Today is universal day of fasting and abstinence. Catholics all over the world are encouraged to pray, to fast and abstain, and to share to the poor and the needy. Simply put, to do penance. The Catechism of the Catholic Church teaches us that interior penance of the Christian can be expressed in many and various ways. Scripture and the Fathers insist above all on three forms, fasting, prayer and almsgiving (Cf. Tob 12:8; Mt 6:1-18), which express conversion in relation to oneself, to God and to others (CCC 1434).  

What is penance? What does it mean to do penance? “Penance is concrete daily effort of a person, supported by God’s grace to lose his/her own life for Christ as the only means of gaining it; an effort to put off the old man and put on the new; an effort to overcome in oneself what is of the flesh in order that what is spiritual may prevail; it is a continual effort to rise from the thing of here below to things above, where Christ is. Penance is ,therefore, a conversion that passes from the heart to deeds to the Christian whole life” (JP, PR) 

Penance such as prayer, fasting and almsgiving prepare us for the liturgical feast; they help us acquire mastery over our instincts and freedom of heart (Cf. CIC, cann. 1249-1251; CCEO. Can. 882) 

How do we make our penance fruitful and meaningful? 

  • Let us do our penance out of personal conviction and in freedom. Let us guard ourselves of legal formalism and superficiality which the prophets had already denounced, pride and ostentations if one fasts “in order to be seen by men. It must be done in secret, with sincerity and voluntarily.  
  • Let us fast, pray and share to the needy as our penance out of our love for God and neighbor. This is the greatest commandment. This is the summary of the all the laws of Moses and the teachings of the prophets. Nothing more, nothing less and nothing else.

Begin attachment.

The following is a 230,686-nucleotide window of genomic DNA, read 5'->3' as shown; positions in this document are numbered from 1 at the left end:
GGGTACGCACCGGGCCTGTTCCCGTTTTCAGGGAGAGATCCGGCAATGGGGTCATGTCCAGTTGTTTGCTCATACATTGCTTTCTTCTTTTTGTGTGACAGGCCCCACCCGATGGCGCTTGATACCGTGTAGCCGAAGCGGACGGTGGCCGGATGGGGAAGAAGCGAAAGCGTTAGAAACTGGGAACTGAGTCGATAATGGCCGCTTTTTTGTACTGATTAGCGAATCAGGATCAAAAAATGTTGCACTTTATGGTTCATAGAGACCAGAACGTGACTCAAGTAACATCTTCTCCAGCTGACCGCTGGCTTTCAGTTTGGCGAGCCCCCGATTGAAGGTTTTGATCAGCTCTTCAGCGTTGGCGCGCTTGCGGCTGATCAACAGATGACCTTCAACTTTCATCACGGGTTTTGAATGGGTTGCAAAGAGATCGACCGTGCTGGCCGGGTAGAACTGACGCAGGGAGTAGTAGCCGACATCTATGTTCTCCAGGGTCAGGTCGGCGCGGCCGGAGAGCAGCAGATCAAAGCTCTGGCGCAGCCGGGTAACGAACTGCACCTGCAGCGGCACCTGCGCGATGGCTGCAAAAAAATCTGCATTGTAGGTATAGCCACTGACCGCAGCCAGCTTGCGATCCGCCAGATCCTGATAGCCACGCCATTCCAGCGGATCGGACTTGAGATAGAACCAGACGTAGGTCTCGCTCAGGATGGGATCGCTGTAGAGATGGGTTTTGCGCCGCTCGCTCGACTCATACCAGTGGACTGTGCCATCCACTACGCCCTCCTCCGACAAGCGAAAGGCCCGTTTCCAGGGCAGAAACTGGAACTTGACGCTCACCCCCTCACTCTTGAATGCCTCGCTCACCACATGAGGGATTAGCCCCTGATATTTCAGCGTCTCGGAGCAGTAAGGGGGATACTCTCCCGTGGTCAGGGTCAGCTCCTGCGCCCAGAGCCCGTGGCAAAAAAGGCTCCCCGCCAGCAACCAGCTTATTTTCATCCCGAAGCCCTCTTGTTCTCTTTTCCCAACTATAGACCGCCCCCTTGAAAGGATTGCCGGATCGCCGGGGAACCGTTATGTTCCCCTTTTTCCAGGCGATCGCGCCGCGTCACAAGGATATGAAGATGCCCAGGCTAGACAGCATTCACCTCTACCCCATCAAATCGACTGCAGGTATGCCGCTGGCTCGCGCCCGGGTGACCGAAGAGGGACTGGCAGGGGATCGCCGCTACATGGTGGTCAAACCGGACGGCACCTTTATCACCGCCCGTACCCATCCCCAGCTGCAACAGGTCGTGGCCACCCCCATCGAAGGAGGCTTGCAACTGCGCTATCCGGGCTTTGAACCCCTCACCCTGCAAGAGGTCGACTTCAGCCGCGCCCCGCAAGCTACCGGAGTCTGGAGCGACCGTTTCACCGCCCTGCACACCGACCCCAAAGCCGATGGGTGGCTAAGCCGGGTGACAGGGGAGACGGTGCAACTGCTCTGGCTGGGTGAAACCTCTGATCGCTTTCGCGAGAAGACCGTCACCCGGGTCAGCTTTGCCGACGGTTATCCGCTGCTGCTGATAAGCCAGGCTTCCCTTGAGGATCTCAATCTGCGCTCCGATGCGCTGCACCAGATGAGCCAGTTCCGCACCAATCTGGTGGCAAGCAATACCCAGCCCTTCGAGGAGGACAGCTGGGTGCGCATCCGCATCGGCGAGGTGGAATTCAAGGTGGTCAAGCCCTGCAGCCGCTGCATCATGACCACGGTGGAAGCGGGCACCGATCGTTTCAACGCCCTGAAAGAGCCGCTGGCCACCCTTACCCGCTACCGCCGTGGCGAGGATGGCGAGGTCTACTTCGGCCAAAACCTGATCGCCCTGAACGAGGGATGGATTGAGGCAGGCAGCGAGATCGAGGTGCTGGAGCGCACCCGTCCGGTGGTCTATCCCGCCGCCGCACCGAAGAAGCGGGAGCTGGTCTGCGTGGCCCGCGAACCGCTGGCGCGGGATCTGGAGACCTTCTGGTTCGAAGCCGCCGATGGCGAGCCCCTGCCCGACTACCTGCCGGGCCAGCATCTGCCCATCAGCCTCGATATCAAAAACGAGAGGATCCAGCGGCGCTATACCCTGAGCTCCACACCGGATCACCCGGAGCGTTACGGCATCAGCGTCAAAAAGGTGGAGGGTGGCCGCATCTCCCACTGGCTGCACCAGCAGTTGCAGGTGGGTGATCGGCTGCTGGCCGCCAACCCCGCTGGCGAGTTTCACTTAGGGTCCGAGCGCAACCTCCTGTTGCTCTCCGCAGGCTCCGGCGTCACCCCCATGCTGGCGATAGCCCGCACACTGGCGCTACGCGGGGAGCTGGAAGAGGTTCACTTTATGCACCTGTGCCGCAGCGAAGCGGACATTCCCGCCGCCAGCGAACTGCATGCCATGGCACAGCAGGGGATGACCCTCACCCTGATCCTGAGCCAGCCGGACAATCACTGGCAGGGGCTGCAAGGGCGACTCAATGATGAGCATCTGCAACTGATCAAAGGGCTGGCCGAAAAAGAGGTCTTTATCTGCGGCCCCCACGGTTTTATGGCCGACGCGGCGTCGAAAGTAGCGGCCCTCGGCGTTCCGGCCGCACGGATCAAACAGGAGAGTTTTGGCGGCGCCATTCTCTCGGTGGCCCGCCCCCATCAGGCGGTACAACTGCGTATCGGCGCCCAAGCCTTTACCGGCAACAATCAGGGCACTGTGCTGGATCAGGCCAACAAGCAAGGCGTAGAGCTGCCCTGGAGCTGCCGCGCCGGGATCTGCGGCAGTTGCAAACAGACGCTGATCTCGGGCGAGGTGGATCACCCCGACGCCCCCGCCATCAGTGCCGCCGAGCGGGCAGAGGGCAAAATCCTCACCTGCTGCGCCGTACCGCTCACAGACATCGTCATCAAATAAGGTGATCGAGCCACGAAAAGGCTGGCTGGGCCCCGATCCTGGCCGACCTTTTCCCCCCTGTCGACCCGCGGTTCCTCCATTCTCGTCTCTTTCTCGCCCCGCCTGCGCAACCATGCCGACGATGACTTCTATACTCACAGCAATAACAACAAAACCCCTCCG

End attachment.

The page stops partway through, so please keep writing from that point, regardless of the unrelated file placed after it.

• “This rather, is the fasting that I wish: releasing those bound unjustly, untying the thongs of the yoke; setting free the oppressed, breaking every yoke; sharing your bread to the hungry, sheltering the oppressed and the homeless; clothing the naked, and not turning your back on your own” (Is 58:6-8).  
  • Penance finds its fulfillment, meaning and relevance only in the context of “Jesus call to conversion and penance, like that of the prophets before him, does not aim first at outward works, “sackcloth and ashes”, fasting and mortification, but at the conversion of the heart, interior conversion. Without this, such penances remain sterile and false; however, interior conversion urges expression in visible signs, gestures and works of penance (Cf. 2:12-13; Is. 1:16-17; Mt. 6;1-6; 16-18).

Interior repentance is a radical orientation of our whole life, a return, a conversion to God with all our hearts, an end to sin, a turning away from evil, with repugnance toward the evil actions we have committed. At the same time it entails the desire and resolution to change one’s life, with hope in God’s mercy and trust in the help of his grace. This conversion of heart is accompanied by a salutary pain and sadness which the Fathers called animi cruciatus (affliction of the spirit) and compunctio cordis (repentance of the heart) (Cf. Council of Trent (1551): DS 1676-1678; 1705; cf. Roman Catechism, II, V, 4). 

Fasting, prayers and almsgiving are interconnected and complimentary. Fasting is the soul of prayer. Mercy is the lifeblood of fasting. So when you pray, fast; when you fast, show mercy. 

Starting this Ash Wednesday as we begin the season of lent, strive to be humble and “return to God with your whole heart, with fasting, and weeping, and mourning; Rend your hearts not your garments, and return to the Lord  your God. For gracious and merciful is He, slow to anger, rich in kindness, and relenting in punishment” (Jl 2:12-13). 

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Luke 4:1-13 Temptation of Jesus

The longing and  desire for heaven  or the single indestructible longing for God, for an eternity spent in intimate, blessed communion with him is the deepest desire of human heart. Heaven is “the ultimate end and fulfillment of the deepest human longings, the state of supreme, definitive happiness” (CCC 1024). This is always what we pray for, what we strive for, what we hope for. But there were and will always be temptations, trials and tests on the way that will prevent us, hinder us and steal away from us the heaven that we long for.

The Gospel for today tells of Jesus’ retreat and temptation in the desert and the beginning of his preaching of God’s good news. Today’s Gospel simply tells of Satan tempting Jesus without describing the nature of temptation. But what is clear is that Jesus passed the test and overcame the test and temptation.

What is temptation? A temptation is anything than inclines a person to commit sin. It is enticement to evil, seduction to sin and death. Though it is not a sin it is more than trial or test because it lead us to sin. Once we enter into, give in to and submit to, temptation we are already committing sin which will bring us alienation, corruption, death and ultimately hell where Satan reigns and where there will be wailing and gnashing of teeth because of it unquenchable fire.